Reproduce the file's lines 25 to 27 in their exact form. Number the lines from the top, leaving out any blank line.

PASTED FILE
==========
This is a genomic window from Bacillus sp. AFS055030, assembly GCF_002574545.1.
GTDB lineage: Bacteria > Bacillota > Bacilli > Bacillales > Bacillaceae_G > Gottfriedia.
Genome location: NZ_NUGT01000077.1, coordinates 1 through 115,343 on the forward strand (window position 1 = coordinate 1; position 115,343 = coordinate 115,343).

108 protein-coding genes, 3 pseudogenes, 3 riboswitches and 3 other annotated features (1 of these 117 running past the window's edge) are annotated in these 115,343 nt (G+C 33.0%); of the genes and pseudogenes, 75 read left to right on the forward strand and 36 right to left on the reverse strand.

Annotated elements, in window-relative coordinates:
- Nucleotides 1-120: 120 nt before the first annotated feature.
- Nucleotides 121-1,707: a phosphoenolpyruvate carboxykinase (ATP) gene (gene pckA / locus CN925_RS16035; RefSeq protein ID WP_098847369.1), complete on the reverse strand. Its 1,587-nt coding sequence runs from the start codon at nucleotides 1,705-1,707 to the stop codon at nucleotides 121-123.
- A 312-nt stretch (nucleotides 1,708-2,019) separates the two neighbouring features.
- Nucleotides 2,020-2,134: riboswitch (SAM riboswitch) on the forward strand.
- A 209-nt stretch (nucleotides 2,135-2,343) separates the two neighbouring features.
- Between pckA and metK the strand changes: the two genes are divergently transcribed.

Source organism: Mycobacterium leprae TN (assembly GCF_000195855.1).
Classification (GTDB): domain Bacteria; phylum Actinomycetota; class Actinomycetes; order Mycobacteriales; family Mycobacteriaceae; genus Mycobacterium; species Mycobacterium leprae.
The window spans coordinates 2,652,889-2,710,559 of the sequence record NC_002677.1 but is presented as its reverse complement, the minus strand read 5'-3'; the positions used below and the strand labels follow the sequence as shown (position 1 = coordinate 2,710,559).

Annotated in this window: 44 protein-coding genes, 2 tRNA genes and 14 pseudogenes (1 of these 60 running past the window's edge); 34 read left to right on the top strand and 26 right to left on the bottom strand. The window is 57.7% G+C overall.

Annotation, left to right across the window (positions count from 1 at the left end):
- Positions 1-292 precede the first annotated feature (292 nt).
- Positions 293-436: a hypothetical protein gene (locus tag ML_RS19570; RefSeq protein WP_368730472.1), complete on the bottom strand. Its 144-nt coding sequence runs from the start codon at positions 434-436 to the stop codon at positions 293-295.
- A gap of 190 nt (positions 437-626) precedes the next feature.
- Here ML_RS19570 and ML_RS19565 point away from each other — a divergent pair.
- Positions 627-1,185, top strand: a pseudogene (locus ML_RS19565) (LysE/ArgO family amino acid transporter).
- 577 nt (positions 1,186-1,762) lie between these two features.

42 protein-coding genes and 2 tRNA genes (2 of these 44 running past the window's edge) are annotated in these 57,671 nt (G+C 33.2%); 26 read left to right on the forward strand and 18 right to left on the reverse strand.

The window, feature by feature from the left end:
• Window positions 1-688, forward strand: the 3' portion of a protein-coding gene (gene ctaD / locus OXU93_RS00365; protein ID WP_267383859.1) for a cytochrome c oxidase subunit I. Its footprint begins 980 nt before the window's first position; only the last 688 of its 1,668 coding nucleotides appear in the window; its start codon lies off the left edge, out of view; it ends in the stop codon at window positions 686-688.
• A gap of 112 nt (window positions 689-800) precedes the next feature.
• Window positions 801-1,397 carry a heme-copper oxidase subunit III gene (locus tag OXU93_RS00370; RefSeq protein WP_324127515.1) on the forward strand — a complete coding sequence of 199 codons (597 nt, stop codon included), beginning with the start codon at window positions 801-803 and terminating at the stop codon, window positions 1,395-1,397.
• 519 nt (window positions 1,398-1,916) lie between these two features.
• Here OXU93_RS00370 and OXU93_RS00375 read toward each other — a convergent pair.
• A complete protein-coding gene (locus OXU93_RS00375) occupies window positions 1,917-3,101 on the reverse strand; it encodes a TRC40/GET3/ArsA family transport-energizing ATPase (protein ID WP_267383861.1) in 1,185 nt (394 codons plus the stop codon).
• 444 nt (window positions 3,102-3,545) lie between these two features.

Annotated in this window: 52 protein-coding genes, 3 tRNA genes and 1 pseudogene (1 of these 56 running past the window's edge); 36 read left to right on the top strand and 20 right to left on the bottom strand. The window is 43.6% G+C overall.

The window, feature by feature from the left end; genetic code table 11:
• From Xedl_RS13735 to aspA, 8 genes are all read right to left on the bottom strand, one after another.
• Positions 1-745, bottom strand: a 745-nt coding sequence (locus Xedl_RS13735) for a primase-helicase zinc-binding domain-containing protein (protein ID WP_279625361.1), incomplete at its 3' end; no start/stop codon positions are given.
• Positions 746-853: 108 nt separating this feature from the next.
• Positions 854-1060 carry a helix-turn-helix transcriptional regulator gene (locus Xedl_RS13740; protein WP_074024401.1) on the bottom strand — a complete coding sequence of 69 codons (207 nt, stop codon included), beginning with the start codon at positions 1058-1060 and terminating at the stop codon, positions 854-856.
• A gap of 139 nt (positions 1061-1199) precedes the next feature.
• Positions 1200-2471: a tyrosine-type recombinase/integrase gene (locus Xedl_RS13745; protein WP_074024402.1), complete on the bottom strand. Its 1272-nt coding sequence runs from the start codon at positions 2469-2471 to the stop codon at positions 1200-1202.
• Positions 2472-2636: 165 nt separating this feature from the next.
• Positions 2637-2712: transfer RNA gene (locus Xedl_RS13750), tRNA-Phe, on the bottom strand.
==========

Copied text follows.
• Window positions 1-688, forward strand: the 3' portion of a protein-coding gene (gene ctaD / locus OXU93_RS00365; protein ID WP_267383859.1) for a cytochrome c oxidase subunit I. Its footprint begins 980 nt before the window's first position; only the last 688 of its 1,668 coding nucleotides appear in the window; its start codon lies off the left edge, out of view; it ends in the stop codon at window positions 686-688.
• A gap of 112 nt (window positions 689-800) precedes the next feature.
• Window positions 801-1,397 carry a heme-copper oxidase subunit III gene (locus tag OXU93_RS00370; RefSeq protein WP_324127515.1) on the forward strand — a complete coding sequence of 199 codons (597 nt, stop codon included), beginning with the start codon at window positions 801-803 and terminating at the stop codon, window positions 1,395-1,397.